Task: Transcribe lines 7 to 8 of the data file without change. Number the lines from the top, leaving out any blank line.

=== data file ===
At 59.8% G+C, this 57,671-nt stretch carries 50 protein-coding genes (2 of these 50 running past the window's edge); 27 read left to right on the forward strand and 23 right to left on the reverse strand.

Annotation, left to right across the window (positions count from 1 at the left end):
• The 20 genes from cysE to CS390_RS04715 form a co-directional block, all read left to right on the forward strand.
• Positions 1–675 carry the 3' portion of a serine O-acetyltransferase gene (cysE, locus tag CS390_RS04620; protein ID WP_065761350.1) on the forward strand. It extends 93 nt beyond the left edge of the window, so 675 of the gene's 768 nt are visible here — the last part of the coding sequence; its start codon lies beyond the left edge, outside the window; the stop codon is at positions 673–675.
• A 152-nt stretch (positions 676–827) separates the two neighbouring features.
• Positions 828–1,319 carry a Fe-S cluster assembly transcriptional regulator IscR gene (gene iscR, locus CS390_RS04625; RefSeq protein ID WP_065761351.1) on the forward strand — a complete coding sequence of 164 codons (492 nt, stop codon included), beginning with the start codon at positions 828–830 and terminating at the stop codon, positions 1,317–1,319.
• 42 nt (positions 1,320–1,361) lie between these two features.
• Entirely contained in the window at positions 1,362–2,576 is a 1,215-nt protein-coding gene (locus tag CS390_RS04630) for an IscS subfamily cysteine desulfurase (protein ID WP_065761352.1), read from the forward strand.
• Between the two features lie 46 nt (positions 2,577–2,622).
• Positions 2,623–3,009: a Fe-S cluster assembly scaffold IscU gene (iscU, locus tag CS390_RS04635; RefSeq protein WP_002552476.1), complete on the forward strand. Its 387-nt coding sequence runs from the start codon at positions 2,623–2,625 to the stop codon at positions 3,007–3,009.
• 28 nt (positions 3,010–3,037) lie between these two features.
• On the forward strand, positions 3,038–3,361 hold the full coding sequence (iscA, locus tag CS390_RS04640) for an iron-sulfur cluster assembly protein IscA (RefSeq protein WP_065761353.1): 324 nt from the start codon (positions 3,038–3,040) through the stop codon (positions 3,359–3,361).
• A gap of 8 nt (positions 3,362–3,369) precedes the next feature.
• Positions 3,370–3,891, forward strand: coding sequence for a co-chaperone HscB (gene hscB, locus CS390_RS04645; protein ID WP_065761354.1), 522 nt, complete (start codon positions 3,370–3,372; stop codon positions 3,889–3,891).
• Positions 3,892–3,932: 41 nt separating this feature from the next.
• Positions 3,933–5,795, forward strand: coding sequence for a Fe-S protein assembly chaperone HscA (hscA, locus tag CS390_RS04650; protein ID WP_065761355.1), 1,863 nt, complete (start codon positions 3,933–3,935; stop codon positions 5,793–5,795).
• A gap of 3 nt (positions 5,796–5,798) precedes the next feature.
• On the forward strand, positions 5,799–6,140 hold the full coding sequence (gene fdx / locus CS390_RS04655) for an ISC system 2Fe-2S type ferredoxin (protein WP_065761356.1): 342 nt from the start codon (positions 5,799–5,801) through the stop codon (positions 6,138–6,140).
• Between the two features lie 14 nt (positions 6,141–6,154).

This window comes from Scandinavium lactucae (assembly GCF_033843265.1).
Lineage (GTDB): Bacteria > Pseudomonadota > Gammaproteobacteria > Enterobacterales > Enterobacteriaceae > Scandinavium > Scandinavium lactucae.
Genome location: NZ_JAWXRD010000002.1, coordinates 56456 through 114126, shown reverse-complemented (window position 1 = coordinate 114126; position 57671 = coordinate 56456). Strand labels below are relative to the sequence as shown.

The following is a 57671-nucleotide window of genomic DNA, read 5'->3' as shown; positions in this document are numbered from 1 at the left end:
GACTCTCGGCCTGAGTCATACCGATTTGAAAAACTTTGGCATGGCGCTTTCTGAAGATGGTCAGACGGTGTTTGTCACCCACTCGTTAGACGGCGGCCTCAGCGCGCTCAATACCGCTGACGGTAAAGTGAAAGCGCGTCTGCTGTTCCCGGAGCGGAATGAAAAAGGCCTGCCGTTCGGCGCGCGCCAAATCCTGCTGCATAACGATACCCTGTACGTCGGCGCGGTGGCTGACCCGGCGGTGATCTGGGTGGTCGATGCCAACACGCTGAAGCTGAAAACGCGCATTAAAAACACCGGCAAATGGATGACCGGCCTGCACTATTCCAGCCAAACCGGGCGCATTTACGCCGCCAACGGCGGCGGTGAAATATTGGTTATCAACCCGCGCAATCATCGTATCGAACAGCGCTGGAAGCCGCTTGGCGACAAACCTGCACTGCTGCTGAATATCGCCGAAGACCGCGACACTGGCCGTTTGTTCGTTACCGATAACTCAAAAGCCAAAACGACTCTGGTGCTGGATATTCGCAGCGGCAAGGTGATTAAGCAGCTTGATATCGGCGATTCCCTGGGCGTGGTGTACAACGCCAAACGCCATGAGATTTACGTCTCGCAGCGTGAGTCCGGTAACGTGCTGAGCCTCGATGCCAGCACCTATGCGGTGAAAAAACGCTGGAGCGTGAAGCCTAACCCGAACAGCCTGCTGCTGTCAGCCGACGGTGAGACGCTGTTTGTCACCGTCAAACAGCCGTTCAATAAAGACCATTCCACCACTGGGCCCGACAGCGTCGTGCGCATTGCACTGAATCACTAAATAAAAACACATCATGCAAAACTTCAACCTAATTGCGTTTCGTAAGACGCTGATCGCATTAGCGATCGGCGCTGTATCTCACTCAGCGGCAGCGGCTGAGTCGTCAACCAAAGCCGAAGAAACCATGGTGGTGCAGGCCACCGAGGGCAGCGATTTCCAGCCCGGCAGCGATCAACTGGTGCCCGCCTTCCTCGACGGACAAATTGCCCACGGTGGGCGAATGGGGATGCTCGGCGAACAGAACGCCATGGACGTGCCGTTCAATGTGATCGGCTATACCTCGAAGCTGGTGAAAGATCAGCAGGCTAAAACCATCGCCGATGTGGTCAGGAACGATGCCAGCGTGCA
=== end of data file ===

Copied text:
• 42 nt (positions 1,320–1,361) lie between these two features.
• Entirely contained in the window at positions 1,362–2,576 is a 1,215-nt protein-coding gene (locus tag CS390_RS04630) for an IscS subfamily cysteine desulfurase (protein ID WP_065761352.1), read from the forward strand.